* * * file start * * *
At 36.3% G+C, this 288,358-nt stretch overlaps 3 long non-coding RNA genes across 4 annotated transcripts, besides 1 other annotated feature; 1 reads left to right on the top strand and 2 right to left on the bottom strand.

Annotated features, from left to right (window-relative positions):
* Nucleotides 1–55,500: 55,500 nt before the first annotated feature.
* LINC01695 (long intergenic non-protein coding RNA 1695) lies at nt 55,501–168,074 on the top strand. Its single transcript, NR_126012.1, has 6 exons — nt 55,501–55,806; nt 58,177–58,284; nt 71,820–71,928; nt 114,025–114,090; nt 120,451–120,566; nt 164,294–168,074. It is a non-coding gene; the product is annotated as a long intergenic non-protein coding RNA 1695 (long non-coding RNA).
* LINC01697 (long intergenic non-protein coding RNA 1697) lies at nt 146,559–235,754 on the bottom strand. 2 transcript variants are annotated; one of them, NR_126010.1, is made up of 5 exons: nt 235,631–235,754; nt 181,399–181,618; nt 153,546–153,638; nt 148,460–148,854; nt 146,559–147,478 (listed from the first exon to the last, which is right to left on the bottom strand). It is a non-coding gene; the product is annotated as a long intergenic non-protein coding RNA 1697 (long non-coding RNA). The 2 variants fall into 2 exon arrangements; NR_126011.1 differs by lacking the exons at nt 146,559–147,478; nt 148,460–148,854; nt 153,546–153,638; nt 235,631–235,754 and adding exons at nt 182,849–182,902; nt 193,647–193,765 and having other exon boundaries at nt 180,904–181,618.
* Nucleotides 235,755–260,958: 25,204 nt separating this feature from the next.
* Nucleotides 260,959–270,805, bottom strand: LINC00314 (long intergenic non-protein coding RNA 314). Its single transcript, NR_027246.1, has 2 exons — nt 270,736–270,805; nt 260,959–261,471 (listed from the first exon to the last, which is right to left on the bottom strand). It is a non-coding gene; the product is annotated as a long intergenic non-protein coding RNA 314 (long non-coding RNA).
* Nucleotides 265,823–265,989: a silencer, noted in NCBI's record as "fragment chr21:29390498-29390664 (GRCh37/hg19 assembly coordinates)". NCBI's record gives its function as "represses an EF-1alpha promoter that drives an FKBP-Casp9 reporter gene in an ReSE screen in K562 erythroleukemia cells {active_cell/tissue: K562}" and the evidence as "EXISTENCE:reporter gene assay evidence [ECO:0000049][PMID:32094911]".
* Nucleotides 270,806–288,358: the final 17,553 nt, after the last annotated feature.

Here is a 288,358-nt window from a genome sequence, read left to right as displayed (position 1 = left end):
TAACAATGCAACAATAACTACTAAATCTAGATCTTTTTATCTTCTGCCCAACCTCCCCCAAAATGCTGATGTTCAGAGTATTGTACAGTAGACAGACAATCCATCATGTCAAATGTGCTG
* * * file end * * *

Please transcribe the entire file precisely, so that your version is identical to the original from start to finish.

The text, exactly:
At 36.3% G+C, this 288,358-nt stretch overlaps 3 long non-coding RNA genes across 4 annotated transcripts, besides 1 other annotated feature; 1 reads left to right on the top strand and 2 right to left on the bottom strand.

Annotated features, from left to right (window-relative positions):
* Nucleotides 1–55,500: 55,500 nt before the first annotated feature.
* LINC01695 (long intergenic non-protein coding RNA 1695) lies at nt 55,501–168,074 on the top strand. Its single transcript, NR_126012.1, has 6 exons — nt 55,501–55,806; nt 58,177–58,284; nt 71,820–71,928; nt 114,025–114,090; nt 120,451–120,566; nt 164,294–168,074. It is a non-coding gene; the product is annotated as a long intergenic non-protein coding RNA 1695 (long non-coding RNA).
* LINC01697 (long intergenic non-protein coding RNA 1697) lies at nt 146,559–235,754 on the bottom strand. 2 transcript variants are annotated; one of them, NR_126010.1, is made up of 5 exons: nt 235,631–235,754; nt 181,399–181,618; nt 153,546–153,638; nt 148,460–148,854; nt 146,559–147,478 (listed from the first exon to the last, which is right to left on the bottom strand). It is a non-coding gene; the product is annotated as a long intergenic non-protein coding RNA 1697 (long non-coding RNA). The 2 variants fall into 2 exon arrangements; NR_126011.1 differs by lacking the exons at nt 146,559–147,478; nt 148,460–148,854; nt 153,546–153,638; nt 235,631–235,754 and adding exons at nt 182,849–182,902; nt 193,647–193,765 and having other exon boundaries at nt 180,904–181,618.
* Nucleotides 235,755–260,958: 25,204 nt separating this feature from the next.
* Nucleotides 260,959–270,805, bottom strand: LINC00314 (long intergenic non-protein coding RNA 314). Its single transcript, NR_027246.1, has 2 exons — nt 270,736–270,805; nt 260,959–261,471 (listed from the first exon to the last, which is right to left on the bottom strand). It is a non-coding gene; the product is annotated as a long intergenic non-protein coding RNA 314 (long non-coding RNA).
* Nucleotides 265,823–265,989: a silencer, noted in NCBI's record as "fragment chr21:29390498-29390664 (GRCh37/hg19 assembly coordinates)". NCBI's record gives its function as "represses an EF-1alpha promoter that drives an FKBP-Casp9 reporter gene in an ReSE screen in K562 erythroleukemia cells {active_cell/tissue: K562}" and the evidence as "EXISTENCE:reporter gene assay evidence [ECO:0000049][PMID:32094911]".
* Nucleotides 270,806–288,358: the final 17,553 nt, after the last annotated feature.

Here is a 288,358-nt window from a genome sequence, read left to right as displayed (position 1 = left end):
TAACAATGCAACAATAACTACTAAATCTAGATCTTTTTATCTTCTGCCCAACCTCCCCCAAAATGCTGATGTTCAGAGTATTGTACAGTAGACAGACAATCCATCATGTCAAATGTGCTG